The only other report that includes a number of subjects comparable with our own is a retrospective study of niacin use at a Department of Veterans Affairs Medical Center.23 This study reported higher niacin discontinuation rates overall and higher rates of discontinuation due to poor glycemic status in patients with diabetes treated with a slow-release niacin preparation. In that study, niacin was administered without blinding or use of placebo controls. Given the current perception that niacin significantly worsens glycemic status, it is possible that physician bias may have influenced the niacin discontinuation rate. These findings may also reflect a difference between sustained release and crystalline (immediate release) niacin and/or the reliance on blood glucose rather than HbA1c level for clinical decision making.

Although the effect of niacin treatment on glycemic status overall was modest in ADMIT, our findings do not preclude the possibility that its use, particularly at doses higher than those used here, or using preparations other than crystalline niacin, may significantly adversely affect glycemic control in individual patients with diabetes. Therefore, glycemic status should be carefully monitored during niacin therapy in patients with diabetes, and the dose modified or discontinued if glycemic status clearly deteriorates. In addition, plasma insulin was not measured nor was insulin resistance formally assessed in this study. Several studies have shown decreased glucose tolerance and increased plasma insulin levels in subjects without diabetes following short-term niacin treatment.18,19,22,24 A more recent study,25 however, has shown minimal effect of short-term niacin treatment on insulin levels and glucose use in normal volunteers. It is also possible that the changes in glycemic indices observed here, although relatively modest, might offset some of the cardiovascular risk reduction with niacin.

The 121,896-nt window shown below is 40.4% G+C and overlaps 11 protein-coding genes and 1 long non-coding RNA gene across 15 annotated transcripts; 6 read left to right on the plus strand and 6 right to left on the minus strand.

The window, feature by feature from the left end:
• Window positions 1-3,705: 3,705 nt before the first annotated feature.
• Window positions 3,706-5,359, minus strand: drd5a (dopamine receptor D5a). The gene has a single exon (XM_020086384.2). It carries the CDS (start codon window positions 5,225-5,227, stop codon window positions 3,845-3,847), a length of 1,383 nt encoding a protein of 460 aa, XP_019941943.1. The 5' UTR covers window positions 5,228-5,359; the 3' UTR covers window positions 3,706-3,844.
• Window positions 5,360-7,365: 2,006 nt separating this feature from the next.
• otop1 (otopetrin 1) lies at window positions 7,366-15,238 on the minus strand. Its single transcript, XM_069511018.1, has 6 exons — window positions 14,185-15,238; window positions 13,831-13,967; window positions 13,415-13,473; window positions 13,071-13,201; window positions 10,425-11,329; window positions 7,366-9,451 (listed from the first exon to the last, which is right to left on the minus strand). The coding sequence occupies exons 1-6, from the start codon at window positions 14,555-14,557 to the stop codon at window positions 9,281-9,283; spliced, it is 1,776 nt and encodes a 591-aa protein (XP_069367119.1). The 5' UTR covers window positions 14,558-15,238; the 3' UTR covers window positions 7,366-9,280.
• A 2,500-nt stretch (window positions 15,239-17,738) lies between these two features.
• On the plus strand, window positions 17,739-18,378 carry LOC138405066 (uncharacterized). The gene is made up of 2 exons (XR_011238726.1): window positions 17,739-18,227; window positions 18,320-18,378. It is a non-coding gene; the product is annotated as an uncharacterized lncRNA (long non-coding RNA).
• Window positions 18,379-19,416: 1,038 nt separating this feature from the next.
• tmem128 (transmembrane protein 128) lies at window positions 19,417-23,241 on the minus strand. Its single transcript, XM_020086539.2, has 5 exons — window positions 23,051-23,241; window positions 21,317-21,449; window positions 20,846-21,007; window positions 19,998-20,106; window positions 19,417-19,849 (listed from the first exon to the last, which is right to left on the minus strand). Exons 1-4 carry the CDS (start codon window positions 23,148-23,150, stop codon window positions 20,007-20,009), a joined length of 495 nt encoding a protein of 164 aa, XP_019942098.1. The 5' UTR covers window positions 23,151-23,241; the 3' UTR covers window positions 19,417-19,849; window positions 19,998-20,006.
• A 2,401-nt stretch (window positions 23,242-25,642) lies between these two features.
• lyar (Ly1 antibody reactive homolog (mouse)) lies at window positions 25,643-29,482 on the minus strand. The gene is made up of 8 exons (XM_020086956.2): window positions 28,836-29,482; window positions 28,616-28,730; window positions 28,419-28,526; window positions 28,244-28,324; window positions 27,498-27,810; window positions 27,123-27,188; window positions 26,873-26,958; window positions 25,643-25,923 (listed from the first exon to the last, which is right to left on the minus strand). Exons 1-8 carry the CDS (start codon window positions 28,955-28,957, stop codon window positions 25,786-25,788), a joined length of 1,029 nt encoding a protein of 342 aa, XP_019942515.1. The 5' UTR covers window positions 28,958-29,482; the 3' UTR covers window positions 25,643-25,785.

Recently published guidelines for treatment of dyslipidemia in type 2 diabetes mellitus recommend aggressive lipid modification using statin drugs or fibrates.12 Although LDL-C is recommended as the primary target of therapy, it is recognized that hypertriglyceridemia and decreased HDL-C are highly prevalent in type 2 diabetes mellitus, and are associated with increased risk of atherosclerotic vascular disease.10,13 Niacin effectively reduces plasma triglycerides by reducing hepatic production of very LDL, and increases HDL cholesterol by up to 30%, possibly by reducing hepatic removal of apolipoprotein A-1.26,27 Niacin also reduces plasma LDL-C by 10% to 15% and normalizes LDL particle size distribution.28 Although the LDL-C lowering effect of niacin is modest compared with that of statin drugs, niacin has a greater effect on HDL-C, triglycerides, and lipoprotein (a).4 For patients with diabetes who have hypertriglyceridemia or low HDL-C or both, gemfibrozil has been shown to be effective and does not adversely affect glycemic status29; however, not all patients tolerate gemfibrozil therapy. Furthermore, in cases of extreme hypertriglyceridemia, combination therapy with gemfibrozil and niacin may be required to reduce triglycerides to acceptable levels.

There is limited information about which of the currently available lipid-modifying interventions offer the greatest benefit for patients with diabetes in terms of reduced cardiovascular morbidity and mortality. A recent post-hoc analysis of the Scandinavian Simvastatin Survival Study (4-S) indicates that participants with diabetes experienced a significant reduction in coronary heart disease events with simvastatin therapy.30 In the Helsinki Heart study, patients with diabetes experienced a 60% reduction in coronary heart disease events with gemfibrozil therapy.31 This decrease was not statistically significant, however, because of the small number of participants with diabetes in that study. Similarly, in the Veterans Affairs High-Density Lipoprotein Cholesterol Intervention Trial (VA-HIT), participants with diabetes experienced coronary heart disease event reduction with gemfibrozil equivalent to that observed in the entire cohort.32 Although the effect of niacin on cardiovascular morbidity and mortality has not been demonstrated specifically in diabetes, niacin therapy has been shown to reduce vascular disease morbidity and mortality in general populations of subjects with atherosclerotic vascular disease.58

Despite current recommendations against use of niacin in diabetes,10,12 the present study demonstrates that lipid-modifying doses of immediate-release niacin can be used safely in patients with stable, controlled, type 2 diabetes mellitus. Niacin therapy may be considered as an alternative to statin drugs or fibrates in patients with diabetes in whom these agents are not tolerated, or in whom they fail to sufficiently correct hypertriglyceridemia or low HDL-C. Conversely, in view of the absence of an effect on glycemic status of statin drugs or fibrates, these agents should still be considered first-line therapy in diabetic dyslipidemia.